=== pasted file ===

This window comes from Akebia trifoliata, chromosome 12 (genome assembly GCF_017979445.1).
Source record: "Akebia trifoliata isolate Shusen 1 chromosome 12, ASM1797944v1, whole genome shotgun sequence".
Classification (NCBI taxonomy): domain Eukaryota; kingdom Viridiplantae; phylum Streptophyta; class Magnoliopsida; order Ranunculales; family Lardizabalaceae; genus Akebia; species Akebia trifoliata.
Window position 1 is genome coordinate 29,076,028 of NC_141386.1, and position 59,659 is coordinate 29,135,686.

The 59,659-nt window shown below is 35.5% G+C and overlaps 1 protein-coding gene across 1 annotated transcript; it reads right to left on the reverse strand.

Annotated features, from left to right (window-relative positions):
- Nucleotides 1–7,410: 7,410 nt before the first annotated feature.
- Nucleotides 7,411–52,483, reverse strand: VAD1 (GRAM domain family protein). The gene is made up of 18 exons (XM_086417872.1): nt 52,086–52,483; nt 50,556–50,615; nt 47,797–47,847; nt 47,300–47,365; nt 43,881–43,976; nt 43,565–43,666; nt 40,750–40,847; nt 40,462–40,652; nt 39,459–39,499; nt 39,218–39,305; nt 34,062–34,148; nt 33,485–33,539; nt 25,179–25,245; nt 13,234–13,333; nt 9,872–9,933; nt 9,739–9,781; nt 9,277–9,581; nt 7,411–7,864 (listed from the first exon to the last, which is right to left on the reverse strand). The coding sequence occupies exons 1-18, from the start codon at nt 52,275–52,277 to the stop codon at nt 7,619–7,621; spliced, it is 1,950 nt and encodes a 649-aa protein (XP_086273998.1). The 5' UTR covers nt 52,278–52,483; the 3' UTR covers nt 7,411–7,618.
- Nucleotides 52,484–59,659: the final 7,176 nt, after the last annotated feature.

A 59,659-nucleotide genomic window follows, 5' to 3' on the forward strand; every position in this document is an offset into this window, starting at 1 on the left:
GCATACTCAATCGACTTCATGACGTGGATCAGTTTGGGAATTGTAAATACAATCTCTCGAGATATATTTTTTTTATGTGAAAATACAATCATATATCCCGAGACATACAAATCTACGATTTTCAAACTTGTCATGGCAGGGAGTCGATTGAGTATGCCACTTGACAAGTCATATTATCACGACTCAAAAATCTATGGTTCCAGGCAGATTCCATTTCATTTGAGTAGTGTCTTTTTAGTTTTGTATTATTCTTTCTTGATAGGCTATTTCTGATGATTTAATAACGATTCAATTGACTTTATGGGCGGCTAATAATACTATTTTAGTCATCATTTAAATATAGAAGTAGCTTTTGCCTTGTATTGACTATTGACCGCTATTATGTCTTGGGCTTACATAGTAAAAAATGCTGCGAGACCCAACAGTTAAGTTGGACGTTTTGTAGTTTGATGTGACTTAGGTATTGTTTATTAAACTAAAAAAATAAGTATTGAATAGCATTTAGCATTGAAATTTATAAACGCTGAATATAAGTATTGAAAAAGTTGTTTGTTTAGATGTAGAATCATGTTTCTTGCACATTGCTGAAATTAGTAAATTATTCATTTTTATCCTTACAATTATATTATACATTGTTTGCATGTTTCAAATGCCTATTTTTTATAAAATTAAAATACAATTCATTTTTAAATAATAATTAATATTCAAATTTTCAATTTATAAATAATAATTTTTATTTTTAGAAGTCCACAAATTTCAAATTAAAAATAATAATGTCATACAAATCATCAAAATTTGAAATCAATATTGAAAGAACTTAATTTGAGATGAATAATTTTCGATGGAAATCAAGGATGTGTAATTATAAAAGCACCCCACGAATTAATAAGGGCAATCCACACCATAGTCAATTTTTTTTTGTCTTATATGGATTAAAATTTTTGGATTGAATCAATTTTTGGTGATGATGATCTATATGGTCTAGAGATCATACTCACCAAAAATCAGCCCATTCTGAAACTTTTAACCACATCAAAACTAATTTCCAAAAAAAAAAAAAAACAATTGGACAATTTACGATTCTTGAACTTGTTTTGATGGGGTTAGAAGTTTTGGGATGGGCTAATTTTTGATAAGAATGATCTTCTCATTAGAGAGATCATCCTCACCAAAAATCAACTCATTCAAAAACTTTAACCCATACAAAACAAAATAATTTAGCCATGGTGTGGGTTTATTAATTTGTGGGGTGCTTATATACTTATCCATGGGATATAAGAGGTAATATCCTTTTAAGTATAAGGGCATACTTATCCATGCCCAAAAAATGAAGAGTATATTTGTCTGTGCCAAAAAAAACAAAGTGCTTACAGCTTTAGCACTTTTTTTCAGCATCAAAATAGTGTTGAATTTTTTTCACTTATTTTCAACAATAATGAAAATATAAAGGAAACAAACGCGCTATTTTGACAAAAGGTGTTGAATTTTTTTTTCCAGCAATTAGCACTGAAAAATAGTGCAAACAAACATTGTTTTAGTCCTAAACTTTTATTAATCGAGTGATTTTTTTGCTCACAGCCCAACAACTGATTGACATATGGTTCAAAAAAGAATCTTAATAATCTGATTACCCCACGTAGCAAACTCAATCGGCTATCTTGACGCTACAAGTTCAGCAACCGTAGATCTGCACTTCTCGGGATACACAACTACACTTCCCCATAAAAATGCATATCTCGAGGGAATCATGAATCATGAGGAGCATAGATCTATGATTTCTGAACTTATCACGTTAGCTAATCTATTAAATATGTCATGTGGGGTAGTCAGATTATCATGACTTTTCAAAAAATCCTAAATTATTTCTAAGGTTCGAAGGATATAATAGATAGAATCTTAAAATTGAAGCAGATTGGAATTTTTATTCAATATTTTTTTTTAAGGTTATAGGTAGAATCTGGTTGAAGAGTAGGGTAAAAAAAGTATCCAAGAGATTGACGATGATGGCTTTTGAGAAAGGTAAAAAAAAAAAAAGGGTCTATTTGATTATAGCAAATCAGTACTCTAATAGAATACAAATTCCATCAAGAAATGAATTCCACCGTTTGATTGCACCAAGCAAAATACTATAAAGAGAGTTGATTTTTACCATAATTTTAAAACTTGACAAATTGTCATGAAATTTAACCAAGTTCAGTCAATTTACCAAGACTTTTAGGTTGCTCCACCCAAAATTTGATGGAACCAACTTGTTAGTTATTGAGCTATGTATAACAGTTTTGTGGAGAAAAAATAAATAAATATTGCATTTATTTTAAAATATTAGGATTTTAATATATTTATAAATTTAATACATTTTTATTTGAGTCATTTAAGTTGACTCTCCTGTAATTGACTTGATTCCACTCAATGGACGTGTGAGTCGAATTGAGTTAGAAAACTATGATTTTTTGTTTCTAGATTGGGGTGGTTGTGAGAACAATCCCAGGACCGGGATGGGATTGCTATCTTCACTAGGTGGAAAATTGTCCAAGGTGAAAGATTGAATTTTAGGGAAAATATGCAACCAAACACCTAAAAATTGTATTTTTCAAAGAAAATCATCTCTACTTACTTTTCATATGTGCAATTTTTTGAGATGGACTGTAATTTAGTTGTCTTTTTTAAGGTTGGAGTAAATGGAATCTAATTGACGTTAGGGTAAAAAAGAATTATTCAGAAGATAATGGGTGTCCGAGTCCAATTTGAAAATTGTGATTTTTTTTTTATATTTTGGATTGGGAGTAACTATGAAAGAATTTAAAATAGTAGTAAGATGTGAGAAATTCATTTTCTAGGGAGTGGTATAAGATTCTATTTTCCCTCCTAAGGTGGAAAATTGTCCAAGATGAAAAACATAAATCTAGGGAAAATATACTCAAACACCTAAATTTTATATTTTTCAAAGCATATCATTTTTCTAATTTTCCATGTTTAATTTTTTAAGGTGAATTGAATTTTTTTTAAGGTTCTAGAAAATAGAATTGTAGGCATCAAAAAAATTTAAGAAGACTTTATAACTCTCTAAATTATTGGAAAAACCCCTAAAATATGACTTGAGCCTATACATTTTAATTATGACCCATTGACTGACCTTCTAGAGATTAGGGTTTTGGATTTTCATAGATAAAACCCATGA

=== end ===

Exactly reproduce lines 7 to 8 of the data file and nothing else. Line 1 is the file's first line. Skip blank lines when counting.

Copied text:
- Nucleotides 1–7,410: 7,410 nt before the first annotated feature.
- Nucleotides 7,411–52,483, reverse strand: VAD1 (GRAM domain family protein). The gene is made up of 18 exons (XM_086417872.1): nt 52,086–52,483; nt 50,556–50,615; nt 47,797–47,847; nt 47,300–47,365; nt 43,881–43,976; nt 43,565–43,666; nt 40,750–40,847; nt 40,462–40,652; nt 39,459–39,499; nt 39,218–39,305; nt 34,062–34,148; nt 33,485–33,539; nt 25,179–25,245; nt 13,234–13,333; nt 9,872–9,933; nt 9,739–9,781; nt 9,277–9,581; nt 7,411–7,864 (listed from the first exon to the last, which is right to left on the reverse strand). The coding sequence occupies exons 1-18, from the start codon at nt 52,275–52,277 to the stop codon at nt 7,619–7,621; spliced, it is 1,950 nt and encodes a 649-aa protein (XP_086273998.1). The 5' UTR covers nt 52,278–52,483; the 3' UTR covers nt 7,411–7,618.